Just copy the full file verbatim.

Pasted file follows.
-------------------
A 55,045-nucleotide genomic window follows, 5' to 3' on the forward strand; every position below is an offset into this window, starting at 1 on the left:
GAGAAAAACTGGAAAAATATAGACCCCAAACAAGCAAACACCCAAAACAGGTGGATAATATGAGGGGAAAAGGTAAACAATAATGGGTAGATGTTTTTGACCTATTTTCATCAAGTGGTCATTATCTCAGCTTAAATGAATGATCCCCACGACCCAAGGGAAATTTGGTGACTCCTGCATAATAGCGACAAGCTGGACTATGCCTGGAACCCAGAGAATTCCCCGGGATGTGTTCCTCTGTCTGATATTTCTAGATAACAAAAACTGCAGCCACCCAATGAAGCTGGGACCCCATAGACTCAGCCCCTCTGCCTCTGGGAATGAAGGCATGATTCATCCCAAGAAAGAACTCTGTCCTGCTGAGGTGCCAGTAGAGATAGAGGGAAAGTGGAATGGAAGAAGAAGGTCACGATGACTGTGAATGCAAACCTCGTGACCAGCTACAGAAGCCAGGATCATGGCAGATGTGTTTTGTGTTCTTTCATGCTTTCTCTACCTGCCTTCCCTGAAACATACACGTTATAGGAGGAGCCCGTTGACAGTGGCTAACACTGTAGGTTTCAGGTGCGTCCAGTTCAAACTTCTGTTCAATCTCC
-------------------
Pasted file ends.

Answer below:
A 55,045-nucleotide genomic window follows, 5' to 3' on the forward strand; every position below is an offset into this window, starting at 1 on the left:
GAGAAAAACTGGAAAAATATAGACCCCAAACAAGCAAACACCCAAAACAGGTGGATAATATGAGGGGAAAAGGTAAACAATAATGGGTAGATGTTTTTGACCTATTTTCATCAAGTGGTCATTATCTCAGCTTAAATGAATGATCCCCACGACCCAAGGGAAATTTGGTGACTCCTGCATAATAGCGACAAGCTGGACTATGCCTGGAACCCAGAGAATTCCCCGGGATGTGTTCCTCTGTCTGATATTTCTAGATAACAAAAACTGCAGCCACCCAATGAAGCTGGGACCCCATAGACTCAGCCCCTCTGCCTCTGGGAATGAAGGCATGATTCATCCCAAGAAAGAACTCTGTCCTGCTGAGGTGCCAGTAGAGATAGAGGGAAAGTGGAATGGAAGAAGAAGGTCACGATGACTGTGAATGCAAACCTCGTGACCAGCTACAGAAGCCAGGATCATGGCAGATGTGTTTTGTGTTCTTTCATGCTTTCTCTACCTGCCTTCCCTGAAACATACACGTTATAGGAGGAGCCCGTTGACAGTGGCTAACACTGTAGGTTTCAGGTGCGTCCAGTTCAAACTTCTGTTCAATCTCC